Asian firms step up ITSM efforts

Organizations in the region are finding IT service management is paying off, and many are incorporating it on a wider scale, new study finds.
Written by Vivian Yeo, Contributor

SINGAPORE--Organizations in Asia are mostly satisfied with their IT service management (ITSM) initiatives, with many increasingly tapping on ITSM to better meet business requirements, according to findings of a new survey.

The IT Service Management Forum (itSMF) Asia Survey 2008, conducted from end August to early October, found that about 62 percent of organizations indicated that their respective ITSM implementation exceeded or met expectations. Over 150 respondents from seven Asian economies--Hong Kong, Korea, Malaysia, the Philippines, Singapore, Taiwan and Thailand--took part in the online survey, the first of such a scope for the itSMF.

Only 5 percent said their ITSM efforts did not meet expectations, while around a third of the respondents (32.6 percent) indicated that it was too early to gauge the level of satisfaction.

Peter Edwards, honorary secretary of the Singapore chapter of the itSMF, told ZDNet Asia in an interview Tuesday that he was "pleasantly surprised" by the number of respondents that was satisfied with their ITSM efforts, as well the low proportion that was not satisfied with their implementation. Based on the "drama stories" he had heard in the industry, he had expected between 10 percent and 20 percent of users to be dissatisfied, said Edwards, who is also senior managing consultant at IBM Service Management Center of Excellence in the Asia-Pacific region.

According to the survey, ITIL (IT Infrastructure Library) v2 is the most commonly adopted framework in the region, followed by ISO/IEC 20000, ITIL v3. A significantly lower number have adopted the Cobit (Control Objectives for Information and related Technology) framework. Of the organizations that have plans to put a framework in place, about 30 percent indicated ITIL v3; 22 percent opted for ISO/IEC 20000 and 20 percent, COBIT.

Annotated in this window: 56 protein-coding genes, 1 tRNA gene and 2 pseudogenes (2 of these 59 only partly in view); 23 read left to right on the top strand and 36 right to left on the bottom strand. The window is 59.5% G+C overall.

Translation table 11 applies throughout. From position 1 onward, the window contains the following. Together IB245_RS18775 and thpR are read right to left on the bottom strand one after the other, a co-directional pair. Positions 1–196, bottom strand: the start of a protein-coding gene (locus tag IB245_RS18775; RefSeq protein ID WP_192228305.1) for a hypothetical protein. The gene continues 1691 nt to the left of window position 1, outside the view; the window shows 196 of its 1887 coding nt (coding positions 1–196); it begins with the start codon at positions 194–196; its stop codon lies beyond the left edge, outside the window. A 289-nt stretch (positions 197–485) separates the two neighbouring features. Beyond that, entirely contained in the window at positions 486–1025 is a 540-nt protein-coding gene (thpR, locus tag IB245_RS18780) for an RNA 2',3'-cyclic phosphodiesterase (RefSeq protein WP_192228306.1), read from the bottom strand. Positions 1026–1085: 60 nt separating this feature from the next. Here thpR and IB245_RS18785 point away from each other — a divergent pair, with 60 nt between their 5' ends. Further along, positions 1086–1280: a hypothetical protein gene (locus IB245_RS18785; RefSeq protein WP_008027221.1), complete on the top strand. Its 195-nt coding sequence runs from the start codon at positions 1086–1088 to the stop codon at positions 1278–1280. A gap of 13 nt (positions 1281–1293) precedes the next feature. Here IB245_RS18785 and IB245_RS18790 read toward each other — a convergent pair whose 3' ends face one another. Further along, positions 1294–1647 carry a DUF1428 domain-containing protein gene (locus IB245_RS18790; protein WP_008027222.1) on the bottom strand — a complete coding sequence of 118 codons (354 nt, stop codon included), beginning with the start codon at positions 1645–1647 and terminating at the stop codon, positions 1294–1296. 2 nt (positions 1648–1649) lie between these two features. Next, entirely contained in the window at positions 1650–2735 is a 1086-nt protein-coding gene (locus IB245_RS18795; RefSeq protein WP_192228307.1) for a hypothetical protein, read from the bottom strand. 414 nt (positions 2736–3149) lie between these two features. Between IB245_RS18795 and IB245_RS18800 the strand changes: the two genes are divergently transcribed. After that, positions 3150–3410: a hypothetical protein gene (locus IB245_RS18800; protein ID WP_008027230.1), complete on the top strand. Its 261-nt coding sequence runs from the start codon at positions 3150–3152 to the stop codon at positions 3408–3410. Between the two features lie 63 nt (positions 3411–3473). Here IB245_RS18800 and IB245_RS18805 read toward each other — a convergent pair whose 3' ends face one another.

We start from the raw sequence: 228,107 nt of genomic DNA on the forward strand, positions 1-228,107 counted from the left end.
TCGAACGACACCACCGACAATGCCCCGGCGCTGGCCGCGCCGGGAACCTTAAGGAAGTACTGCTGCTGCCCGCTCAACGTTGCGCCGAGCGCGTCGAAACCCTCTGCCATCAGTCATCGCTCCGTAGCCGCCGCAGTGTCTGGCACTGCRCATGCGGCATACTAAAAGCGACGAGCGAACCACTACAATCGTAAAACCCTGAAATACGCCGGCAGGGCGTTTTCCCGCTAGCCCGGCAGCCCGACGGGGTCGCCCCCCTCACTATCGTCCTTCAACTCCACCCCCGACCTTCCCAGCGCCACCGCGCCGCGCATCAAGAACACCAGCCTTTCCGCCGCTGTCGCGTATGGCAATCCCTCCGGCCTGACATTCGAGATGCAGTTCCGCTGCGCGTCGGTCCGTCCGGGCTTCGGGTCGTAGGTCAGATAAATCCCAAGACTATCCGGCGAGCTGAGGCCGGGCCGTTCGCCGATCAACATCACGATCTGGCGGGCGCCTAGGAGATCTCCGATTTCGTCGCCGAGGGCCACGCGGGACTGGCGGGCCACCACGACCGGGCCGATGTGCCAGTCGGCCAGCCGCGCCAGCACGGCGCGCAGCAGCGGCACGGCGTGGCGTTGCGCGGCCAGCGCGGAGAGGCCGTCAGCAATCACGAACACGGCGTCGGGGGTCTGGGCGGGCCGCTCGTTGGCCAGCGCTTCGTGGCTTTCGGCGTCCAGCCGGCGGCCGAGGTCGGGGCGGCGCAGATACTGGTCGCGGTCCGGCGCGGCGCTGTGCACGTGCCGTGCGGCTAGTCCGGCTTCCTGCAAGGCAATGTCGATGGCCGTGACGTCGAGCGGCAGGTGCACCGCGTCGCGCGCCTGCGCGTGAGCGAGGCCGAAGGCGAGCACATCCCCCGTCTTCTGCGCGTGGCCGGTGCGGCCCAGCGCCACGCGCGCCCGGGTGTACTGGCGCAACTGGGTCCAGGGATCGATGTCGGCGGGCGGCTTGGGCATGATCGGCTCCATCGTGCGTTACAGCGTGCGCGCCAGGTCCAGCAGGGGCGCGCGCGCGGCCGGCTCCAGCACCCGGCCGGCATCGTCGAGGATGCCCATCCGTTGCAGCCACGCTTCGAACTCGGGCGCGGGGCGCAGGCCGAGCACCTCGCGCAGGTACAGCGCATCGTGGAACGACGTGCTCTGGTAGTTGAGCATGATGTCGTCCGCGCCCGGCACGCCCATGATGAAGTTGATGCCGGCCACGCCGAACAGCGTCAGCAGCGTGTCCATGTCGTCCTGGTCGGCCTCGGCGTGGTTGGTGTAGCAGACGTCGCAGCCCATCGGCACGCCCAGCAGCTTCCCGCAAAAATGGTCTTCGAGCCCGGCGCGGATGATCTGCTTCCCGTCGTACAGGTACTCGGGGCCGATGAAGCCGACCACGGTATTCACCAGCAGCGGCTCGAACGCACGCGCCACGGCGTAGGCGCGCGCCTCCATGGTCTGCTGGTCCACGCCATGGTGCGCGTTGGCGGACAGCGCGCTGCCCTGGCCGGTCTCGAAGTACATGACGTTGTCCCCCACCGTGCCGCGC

ITIL v2 adoption is highest in Singapore and Korea, with 73 percent and 63 percent of respondents, respectively, indicating that they have implemented ITIL v2. At 19 percent, the Philippines has the lowest proportion of ITIL v2 implementation.

The survey also found that while most ITIL processes implemented were "core ITIL v2 processes", with most specific to IT, many organizations were in the progress of implementing processes that had an impact on business functions. These include knowledge management, portfolio management, service level management and strategy generation, said Edwards.

"There's a big swing around in terms of how people are viewing service management--people are starting to look at service management to manage the business and IT relationship," he noted.

In addition, organizations are also planning to implement processes such as demand management and portfolio management, which again suggests a "significant shift" from what businesses were previously focused on, added Edwards. The change in attitudes, according to him, reflects both business maturity toward service management as well as business needs.

Smaller organizations taking to ITSM
Survey findings have also contradicted "popular belief that service management is only adopted by larger companies", noted Edwards. Across the region, about 40 percent of enterprises with fewer than 100 staff indicated that they had either fully or partially implemented ITIL v2.

Laura Knapp, consultant for IBM Software Group and IBM Tivoli Software, pointed out that more aggressive start-ups in the region, particularly in China and India, are faster than mature implementers in "embracing newer elements" in ITSM efforts. Smaller players, she noted, typically are more flexible in adopting new tools as they are not burdened by legacy systems.

Small and midsize business adoption of ITSM frameworks runs across industries, said Edwards, adding that a Malaysian government agency with under 200 employees including seven IT staff, is one such smaller organization looking to implement ISO/IEC 20000.

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